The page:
Hackle's blog
between the abstractions we want and the abstractions we get.

Using, with are lame. Rust wins resource management

Advancements in programming languages are known to greatly simply solutions to existing complex problems, sometimes turning them into trivial problems. Maybe the most well known example is null safety: by rooting out the ambiguity that any objects can be null from the language level, a class of bugs is removed, and programmers are freed from the anxiety and unnecessary burden of being "defensive" at runtime.

More advanced examples include discretionary use of expressive typing that can go a long way towards ensuring safety from compile time, even if types are erased and non-existent at runtime. TypeScript is a revolutionary force in this regard: its typing power is unparalleled in the mainstream, enabling programmer to express constraints on the type level as never seen before: flexible manipulation of types to combine two types into one, to surgically remove or swap out a field from one type to make another, or to build a result type by analysing input types. What dreams are made of.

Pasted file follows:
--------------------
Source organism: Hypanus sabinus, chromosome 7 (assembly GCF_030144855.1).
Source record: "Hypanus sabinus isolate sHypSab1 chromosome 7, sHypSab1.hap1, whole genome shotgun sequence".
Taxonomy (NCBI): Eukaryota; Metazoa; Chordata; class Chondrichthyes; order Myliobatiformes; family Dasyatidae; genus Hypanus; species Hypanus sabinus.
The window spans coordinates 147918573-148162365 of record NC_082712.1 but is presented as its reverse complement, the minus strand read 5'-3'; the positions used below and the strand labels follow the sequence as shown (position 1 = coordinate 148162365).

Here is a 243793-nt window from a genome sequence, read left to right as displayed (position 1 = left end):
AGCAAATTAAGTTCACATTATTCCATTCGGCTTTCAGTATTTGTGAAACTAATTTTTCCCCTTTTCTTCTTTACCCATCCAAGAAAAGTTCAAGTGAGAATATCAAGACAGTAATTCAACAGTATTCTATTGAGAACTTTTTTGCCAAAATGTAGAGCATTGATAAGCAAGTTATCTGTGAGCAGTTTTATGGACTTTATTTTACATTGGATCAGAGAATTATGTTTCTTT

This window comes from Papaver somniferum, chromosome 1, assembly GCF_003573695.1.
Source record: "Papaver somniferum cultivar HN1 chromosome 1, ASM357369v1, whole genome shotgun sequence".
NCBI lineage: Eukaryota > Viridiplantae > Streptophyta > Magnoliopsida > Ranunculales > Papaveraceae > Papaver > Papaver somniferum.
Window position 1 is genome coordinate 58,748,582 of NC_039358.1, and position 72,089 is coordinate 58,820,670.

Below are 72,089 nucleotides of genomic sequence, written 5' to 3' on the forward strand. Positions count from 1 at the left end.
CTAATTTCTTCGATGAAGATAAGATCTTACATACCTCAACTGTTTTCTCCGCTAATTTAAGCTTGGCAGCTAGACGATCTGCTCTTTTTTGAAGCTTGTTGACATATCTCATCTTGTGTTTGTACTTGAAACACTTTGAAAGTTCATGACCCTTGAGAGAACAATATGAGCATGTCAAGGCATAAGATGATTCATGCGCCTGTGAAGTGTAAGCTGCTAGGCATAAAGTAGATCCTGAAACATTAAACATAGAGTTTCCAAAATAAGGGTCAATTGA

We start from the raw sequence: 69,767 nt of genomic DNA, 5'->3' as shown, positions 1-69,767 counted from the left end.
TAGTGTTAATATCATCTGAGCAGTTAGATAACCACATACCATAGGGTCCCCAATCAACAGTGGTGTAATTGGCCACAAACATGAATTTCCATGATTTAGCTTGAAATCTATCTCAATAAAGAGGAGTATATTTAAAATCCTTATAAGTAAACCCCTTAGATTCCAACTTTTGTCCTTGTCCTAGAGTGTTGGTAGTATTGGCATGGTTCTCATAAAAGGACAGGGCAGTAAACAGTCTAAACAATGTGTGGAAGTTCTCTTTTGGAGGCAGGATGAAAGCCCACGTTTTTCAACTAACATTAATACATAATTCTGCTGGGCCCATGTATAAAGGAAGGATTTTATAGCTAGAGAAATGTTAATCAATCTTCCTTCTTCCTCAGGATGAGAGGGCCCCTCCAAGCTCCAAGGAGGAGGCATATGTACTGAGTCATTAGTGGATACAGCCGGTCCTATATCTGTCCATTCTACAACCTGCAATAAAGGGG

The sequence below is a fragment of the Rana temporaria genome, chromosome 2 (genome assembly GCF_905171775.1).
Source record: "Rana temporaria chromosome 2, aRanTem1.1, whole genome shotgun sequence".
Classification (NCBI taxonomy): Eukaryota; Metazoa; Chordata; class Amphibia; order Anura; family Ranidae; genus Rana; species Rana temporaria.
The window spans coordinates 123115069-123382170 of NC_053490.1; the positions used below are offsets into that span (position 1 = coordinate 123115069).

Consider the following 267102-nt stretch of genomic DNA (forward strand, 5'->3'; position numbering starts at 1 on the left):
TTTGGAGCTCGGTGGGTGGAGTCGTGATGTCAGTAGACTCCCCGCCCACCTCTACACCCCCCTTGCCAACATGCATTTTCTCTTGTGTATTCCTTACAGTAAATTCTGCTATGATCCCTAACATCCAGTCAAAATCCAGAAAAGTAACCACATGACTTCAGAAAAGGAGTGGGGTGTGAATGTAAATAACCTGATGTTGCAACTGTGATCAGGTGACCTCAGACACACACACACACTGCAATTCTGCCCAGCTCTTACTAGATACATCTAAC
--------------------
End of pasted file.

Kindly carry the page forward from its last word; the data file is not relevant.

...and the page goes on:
Today we look at a problem that is not solved to complete satisfaction in most languages, but is so in Rust, almost trivially: resource management. Or, ensuring resources are cleaned up after allocation, and doing so on with assurance on the language level, not deferring to the runtime.

This problem is solved with IDisposable in C# or Context Manager in Python, both may be traced back to RAII (Resource Acquisition Is Initialisation) in C++ (Whether that's the source of inspiration, I have no way of knowing).

class WithResources : IDisposable
{
    bool disposed = false;
    public WithResources()